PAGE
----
Yanik lab demonstrates genes necessary to reprogram cells can be delivered with RNA

July 26, 2010

MIT researchers used RNA to induce these fibroblast cells to express four genes necessary to reprogram cells to an immature state.  Image: Yanik Laboratory

Associate Professor of Electrical Engineering and Biological Engineering Mehmet Fatih Yank and EECS graduate student Matthew Angel have reported a new method of delivering genes to cells -- enabling them to revert to an immature state in which they can be any type of cell. Yanik and Angel have published the work titled "Extended transient transfection by repeated delivery of in vitro-transcribed RNA" in the July 23 issue of the journal PLoS ONE.

As reported by the MIT News Office, July 25, 2010, the ability of cells to be transformed to this immature state known as pluripotency, holds the promise of treating diseases such as diabetes and Parkinson’s disease by transforming the patients’ own cells into replacements for the nonfunctioning tissue.

To deliver the genes necessary to reprogram cells to a pluripotent state, however, scientists use viruses carrying DNA, which then becomes integrated into the cell’s own DNA. This so-called DNA-based reprogramming however, carries the risk of disrupting the cell’s genome, leading it to become cancerous.

Yanik and Angel decided to use RNA, the genetic material that normally ferries instructions from DNA to the cell’s protein-making machinery, avoiding the dangers associated with using viruses as the carrier of the genetic material. Specifically, the team decided to transfect cells (or introduce DNA or RNA into a cell without using viruses to deliver them) using messenger RNA (mRNA), a short-lived molecule that carries genetic instructions copied from DNA.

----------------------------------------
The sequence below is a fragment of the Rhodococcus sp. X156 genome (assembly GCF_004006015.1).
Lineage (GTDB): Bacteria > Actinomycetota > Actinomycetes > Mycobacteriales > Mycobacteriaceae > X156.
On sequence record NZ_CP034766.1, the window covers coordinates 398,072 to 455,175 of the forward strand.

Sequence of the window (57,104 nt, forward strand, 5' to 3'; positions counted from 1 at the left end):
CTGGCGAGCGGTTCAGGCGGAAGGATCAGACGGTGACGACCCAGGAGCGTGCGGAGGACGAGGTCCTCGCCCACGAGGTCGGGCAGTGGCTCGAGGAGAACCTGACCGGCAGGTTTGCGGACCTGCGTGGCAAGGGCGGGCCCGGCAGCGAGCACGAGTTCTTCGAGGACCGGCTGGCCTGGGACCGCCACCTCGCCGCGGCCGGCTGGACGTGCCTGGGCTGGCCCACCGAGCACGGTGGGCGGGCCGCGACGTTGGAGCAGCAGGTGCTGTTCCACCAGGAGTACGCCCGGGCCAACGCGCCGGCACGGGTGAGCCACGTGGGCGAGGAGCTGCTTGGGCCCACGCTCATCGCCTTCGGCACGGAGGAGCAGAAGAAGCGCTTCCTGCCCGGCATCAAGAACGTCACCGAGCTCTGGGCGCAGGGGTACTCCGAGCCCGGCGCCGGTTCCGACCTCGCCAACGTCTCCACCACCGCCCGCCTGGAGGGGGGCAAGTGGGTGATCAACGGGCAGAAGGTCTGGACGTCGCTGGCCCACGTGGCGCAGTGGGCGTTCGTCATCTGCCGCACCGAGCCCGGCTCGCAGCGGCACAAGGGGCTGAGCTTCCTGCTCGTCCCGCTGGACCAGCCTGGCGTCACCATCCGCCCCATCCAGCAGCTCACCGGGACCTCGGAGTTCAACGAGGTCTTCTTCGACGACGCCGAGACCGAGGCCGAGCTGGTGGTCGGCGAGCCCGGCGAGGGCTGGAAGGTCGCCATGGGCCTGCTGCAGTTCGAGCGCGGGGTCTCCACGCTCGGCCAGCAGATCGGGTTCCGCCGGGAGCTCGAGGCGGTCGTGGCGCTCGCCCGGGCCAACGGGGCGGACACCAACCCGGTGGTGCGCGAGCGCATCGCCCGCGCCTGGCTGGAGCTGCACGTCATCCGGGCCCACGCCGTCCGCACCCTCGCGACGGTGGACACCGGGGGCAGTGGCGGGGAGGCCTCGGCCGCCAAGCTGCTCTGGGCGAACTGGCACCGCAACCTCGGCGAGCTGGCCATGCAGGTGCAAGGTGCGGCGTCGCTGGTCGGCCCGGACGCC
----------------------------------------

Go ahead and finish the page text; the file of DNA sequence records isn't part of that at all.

At this point, Yanik and Angel say they cannot yet claim to have reprogrammed the cells into a pluripotent state until the treated cells can develop in the lab for a longer period of time. Further, they will need to study the cells' ability to develop into other cell types. All this is now underway in their lab. Their key achievement is demonstrating that the genes necessary for reprogramming can be delivered with RNA.

Read more:

MIT News Office, July 26, article by Anne Trafton, "RNA offers a safer way to reprogram cells New technique holds promise to revert cells to an immature state that can develop into any cell type."

High-Throughput Neurotechnology Group